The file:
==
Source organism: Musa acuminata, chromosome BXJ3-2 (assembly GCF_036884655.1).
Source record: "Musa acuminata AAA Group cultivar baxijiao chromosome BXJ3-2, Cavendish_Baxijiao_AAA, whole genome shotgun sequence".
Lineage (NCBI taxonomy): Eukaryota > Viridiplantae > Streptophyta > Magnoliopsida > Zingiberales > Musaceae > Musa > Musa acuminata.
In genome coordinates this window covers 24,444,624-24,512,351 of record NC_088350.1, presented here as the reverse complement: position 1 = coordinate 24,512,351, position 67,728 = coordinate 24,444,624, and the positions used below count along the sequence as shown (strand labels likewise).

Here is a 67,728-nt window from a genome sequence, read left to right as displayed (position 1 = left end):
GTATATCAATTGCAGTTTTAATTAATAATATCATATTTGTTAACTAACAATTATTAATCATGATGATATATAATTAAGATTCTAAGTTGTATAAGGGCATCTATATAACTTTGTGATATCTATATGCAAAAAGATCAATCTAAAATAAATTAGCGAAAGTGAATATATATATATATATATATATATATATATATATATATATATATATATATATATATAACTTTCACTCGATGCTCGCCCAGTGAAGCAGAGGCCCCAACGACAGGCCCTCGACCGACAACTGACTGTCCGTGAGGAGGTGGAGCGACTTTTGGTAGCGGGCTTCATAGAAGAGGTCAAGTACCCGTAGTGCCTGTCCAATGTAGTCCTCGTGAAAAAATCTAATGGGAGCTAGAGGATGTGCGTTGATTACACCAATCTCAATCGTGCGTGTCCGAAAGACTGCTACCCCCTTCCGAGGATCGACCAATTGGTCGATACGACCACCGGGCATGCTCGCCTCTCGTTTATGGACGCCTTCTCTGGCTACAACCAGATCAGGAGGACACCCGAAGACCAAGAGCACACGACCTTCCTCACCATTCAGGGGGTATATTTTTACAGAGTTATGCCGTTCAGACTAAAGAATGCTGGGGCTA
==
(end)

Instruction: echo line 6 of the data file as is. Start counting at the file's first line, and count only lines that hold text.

GTATATCAATTGCAGTTTTAATTAATAATATCATATTTGTTAACTAACAATTATTAATCATGATGATATATAATTAAGATTCTAAGTTGTATAAGGGCATCTATATAACTTTGTGATATCTATATGCAAAAAGATCAATCTAAAATAAATTAGCGAAAGTGAATATATATATATATATATATATATATATATATATATATATATATATATATATATATAACTTTCACTCGATGCTCGCCCAGTGAAGCAGAGGCCCCAACGACAGGCCCTCGACCGACAACTGACTGTCCGTGAGGAGGTGGAGCGACTTTTGGTAGCGGGCTTCATAGAAGAGGTCAAGTACCCGTAGTGCCTGTCCAATGTAGTCCTCGTGAAAAAATCTAATGGGAGCTAGAGGATGTGCGTTGATTACACCAATCTCAATCGTGCGTGTCCGAAAGACTGCTACCCCCTTCCGAGGATCGACCAATTGGTCGATACGACCACCGGGCATGCTCGCCTCTCGTTTATGGACGCCTTCTCTGGCTACAACCAGATCAGGAGGACACCCGAAGACCAAGAGCACACGACCTTCCTCACCATTCAGGGGGTATATTTTTACAGAGTTATGCCGTTCAGACTAAAGAATGCTGGGGCTA